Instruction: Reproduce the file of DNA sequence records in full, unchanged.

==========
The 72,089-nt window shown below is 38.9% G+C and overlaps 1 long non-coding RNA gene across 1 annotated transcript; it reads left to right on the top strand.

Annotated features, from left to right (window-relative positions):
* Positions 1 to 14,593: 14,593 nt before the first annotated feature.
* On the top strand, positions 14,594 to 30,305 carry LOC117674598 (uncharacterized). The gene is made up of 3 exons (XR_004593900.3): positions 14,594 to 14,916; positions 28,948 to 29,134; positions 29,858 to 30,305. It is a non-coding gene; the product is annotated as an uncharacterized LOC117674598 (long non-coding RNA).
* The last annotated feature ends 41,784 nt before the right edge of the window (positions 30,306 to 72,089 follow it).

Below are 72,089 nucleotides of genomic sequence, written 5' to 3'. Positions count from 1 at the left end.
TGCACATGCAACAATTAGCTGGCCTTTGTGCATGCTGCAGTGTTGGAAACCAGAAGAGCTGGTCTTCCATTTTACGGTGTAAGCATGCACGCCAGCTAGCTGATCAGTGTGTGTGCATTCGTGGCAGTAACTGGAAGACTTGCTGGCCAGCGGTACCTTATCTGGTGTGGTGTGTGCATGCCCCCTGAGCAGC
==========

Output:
The 72,089-nt window shown below is 38.9% G+C and overlaps 1 long non-coding RNA gene across 1 annotated transcript; it reads left to right on the top strand.

Annotated features, from left to right (window-relative positions):
* Positions 1 to 14,593: 14,593 nt before the first annotated feature.
* On the top strand, positions 14,594 to 30,305 carry LOC117674598 (uncharacterized). The gene is made up of 3 exons (XR_004593900.3): positions 14,594 to 14,916; positions 28,948 to 29,134; positions 29,858 to 30,305. It is a non-coding gene; the product is annotated as an uncharacterized LOC117674598 (long non-coding RNA).
* The last annotated feature ends 41,784 nt before the right edge of the window (positions 30,306 to 72,089 follow it).

Below are 72,089 nucleotides of genomic sequence, written 5' to 3'. Positions count from 1 at the left end.
TGCACATGCAACAATTAGCTGGCCTTTGTGCATGCTGCAGTGTTGGAAACCAGAAGAGCTGGTCTTCCATTTTACGGTGTAAGCATGCACGCCAGCTAGCTGATCAGTGTGTGTGCATTCGTGGCAGTAACTGGAAGACTTGCTGGCCAGCGGTACCTTATCTGGTGTGGTGTGTGCATGCCCCCTGAGCAGC